Tuesday, January 21, 2014

Awards-Nazi Award nominations: Original Score

I find myself repeating what I did with my Adapted Screenplay nominees: I hate to be negative on such a great year for film, but I gotta say that it was not a particularly great year for Original Scores specifically. The five listed after the cut are good, but in a normal year I think only a couple of them would have made my ballot. But enough crapping on my own nominees! Here are the five that made it:

Gravity (Steven Price)
Hard to imagine that Gravity was originally conceived as a silent film, because Price's compositions are such a big part of upping the tension, especially in the absence of quick cutting to hype it up instead. Some complain that the score is overwhelming, but that may be more the fault of the mix than the music itself. Listening to it, it actually stands pretty well on its own.


Her (Arcade Fire [William Butler, Owen Pallett])
I had serious doubts the Academy's conservative music branch would go all in for the mesmerizing sonic tones of French Canadian indie rockers Arcade Fire, but I suppose I should've given them (who also sprung for Trent Reznor a few years ago) the benefit of the doubt. The music's tenderness is as integral as the editing or cinematography to casting its dreamlike trance.


Man of Steel (Hans Zimmer)
It's hard to top John Williams' original Superman theme in terms of iconography, but Zimmer gives it more than a good shot with a propulsive action score whose main theme is probably the most memorable work of instrumental movie music this year. Hair-raising and imposing, it keeps a riveting pace even as the film's controversial climax drags on.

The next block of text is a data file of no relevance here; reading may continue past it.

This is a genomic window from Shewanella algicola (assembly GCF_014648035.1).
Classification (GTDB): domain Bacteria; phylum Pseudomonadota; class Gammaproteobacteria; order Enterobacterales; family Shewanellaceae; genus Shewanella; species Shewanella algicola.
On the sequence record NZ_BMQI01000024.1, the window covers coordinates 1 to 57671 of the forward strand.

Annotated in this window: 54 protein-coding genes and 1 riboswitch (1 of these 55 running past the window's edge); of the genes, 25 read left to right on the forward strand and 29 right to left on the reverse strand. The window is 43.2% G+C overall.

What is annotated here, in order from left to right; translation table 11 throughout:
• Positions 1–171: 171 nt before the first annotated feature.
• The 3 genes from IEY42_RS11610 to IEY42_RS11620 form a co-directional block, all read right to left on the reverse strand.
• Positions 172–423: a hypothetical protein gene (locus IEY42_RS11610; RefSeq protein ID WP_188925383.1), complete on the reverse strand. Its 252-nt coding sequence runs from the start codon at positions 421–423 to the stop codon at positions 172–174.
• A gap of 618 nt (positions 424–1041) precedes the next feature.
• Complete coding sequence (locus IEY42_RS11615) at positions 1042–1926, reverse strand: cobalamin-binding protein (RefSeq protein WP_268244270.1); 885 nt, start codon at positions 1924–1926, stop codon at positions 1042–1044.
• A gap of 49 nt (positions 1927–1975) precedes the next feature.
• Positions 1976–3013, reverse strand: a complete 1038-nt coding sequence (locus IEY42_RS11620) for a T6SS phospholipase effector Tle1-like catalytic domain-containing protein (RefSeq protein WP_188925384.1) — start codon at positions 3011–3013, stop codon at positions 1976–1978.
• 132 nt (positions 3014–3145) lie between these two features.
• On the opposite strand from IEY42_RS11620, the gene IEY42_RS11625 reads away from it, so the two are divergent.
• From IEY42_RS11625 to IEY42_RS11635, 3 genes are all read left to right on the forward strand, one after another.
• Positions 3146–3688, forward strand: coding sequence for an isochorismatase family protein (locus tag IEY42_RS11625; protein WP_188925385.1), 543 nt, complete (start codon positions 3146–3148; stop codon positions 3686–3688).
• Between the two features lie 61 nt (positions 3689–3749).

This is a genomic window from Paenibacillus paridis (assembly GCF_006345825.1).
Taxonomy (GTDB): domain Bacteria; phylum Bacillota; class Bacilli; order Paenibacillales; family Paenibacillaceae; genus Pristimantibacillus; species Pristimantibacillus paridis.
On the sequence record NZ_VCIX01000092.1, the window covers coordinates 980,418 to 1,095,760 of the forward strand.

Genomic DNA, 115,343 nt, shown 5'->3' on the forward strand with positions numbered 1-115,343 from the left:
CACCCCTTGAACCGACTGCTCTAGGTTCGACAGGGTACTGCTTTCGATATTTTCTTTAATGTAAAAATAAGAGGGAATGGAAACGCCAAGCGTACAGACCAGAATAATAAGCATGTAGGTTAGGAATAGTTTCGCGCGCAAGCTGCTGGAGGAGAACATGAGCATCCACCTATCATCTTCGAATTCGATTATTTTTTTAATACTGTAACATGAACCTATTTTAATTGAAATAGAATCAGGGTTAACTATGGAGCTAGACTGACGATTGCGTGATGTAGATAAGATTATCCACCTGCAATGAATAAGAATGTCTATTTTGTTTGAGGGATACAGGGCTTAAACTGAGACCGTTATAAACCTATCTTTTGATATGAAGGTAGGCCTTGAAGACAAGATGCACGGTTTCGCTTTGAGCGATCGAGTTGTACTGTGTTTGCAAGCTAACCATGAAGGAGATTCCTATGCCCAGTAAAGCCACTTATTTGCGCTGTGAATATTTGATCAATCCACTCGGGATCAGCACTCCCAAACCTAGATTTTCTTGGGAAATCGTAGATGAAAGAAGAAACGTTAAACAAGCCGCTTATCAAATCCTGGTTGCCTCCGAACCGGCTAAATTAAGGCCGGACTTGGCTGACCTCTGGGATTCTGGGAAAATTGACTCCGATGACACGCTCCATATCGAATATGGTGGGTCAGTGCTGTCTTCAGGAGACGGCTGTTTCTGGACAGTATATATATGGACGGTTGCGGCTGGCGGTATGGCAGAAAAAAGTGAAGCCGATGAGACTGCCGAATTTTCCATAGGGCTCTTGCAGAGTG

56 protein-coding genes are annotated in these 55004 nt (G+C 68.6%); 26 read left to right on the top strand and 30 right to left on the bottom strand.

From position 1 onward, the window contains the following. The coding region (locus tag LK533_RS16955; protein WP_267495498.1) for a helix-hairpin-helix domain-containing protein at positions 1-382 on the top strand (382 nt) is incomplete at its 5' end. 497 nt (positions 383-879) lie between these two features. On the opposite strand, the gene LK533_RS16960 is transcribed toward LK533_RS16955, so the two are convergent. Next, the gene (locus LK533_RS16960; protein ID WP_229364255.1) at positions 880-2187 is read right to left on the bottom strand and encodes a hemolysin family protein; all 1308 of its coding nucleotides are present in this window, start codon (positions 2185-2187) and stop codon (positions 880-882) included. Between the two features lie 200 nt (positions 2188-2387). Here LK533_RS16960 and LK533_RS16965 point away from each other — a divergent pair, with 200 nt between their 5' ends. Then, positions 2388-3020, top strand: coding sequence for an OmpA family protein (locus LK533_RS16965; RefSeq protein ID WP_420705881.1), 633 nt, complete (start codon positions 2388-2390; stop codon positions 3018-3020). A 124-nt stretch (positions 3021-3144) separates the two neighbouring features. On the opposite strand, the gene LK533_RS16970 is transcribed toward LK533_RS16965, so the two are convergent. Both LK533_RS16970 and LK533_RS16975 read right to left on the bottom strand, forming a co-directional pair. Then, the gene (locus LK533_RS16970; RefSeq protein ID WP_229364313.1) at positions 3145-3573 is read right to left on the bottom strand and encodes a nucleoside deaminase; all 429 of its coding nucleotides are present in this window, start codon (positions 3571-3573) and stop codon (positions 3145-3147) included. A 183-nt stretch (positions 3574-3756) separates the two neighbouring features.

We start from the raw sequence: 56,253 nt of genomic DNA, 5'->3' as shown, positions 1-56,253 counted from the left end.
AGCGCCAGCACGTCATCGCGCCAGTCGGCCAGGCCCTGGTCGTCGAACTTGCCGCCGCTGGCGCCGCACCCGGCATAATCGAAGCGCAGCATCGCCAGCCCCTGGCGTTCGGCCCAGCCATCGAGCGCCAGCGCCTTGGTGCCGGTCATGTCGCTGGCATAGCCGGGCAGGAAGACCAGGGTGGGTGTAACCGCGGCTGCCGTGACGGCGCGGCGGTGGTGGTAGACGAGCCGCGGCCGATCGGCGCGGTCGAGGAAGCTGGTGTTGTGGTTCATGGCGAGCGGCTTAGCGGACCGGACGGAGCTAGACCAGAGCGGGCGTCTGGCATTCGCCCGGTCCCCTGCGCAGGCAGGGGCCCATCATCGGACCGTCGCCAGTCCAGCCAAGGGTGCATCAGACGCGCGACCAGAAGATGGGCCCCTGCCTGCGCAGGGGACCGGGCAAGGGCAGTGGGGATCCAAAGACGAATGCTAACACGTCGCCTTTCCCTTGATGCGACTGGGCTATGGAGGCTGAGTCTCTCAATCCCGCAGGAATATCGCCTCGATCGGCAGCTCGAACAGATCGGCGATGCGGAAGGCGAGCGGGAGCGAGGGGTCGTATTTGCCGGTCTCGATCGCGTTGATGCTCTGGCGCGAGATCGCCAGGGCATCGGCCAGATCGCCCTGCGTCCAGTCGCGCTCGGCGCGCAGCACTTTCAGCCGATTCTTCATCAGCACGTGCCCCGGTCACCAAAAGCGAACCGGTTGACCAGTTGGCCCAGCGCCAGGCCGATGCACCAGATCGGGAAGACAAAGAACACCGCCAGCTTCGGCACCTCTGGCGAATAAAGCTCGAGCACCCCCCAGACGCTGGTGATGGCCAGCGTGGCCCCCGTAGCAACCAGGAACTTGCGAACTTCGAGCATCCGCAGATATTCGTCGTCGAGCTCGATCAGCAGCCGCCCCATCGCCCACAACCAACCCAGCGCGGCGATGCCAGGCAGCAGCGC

Out of the Furnace (Dickon Hinchliffe)
This earthy acoustic-over-strings score creates a perfect, unified voice for the film's soundtrack. Ominous, brooding, and completely at home with the film's bleak visuals, it never draws undue attention towards itself but adds a great deal to this smoldering thriller.


The Wind Rises (Joe Hisaishi)
Miyazaki's longtime composer contributes a typically lovely score, replete with the airy strings and sparse piano ornaments that have always been a big part of Studio Ghibli's aesthetic. But in addition to that, Hisaishi also produces a more atypical central theme whose Italian vibe is a clear tip of the hat to Jiro Horikoshi's hero and inspiration, Giovanni Caproni.


Just missed:
All Is Lost (Alex Ebert)
Saving Mr. Banks (Thomas Newman)
Short Term 12 (Joel P. West)
Spring Breakers (Cliff Martinez, Skrillex)
Star Trek Into Darkness (Michael Giacchino)

1 comment:

  1. Nice to see someone else agreeing with me that Man of Steel's score was excellent.

    ReplyDelete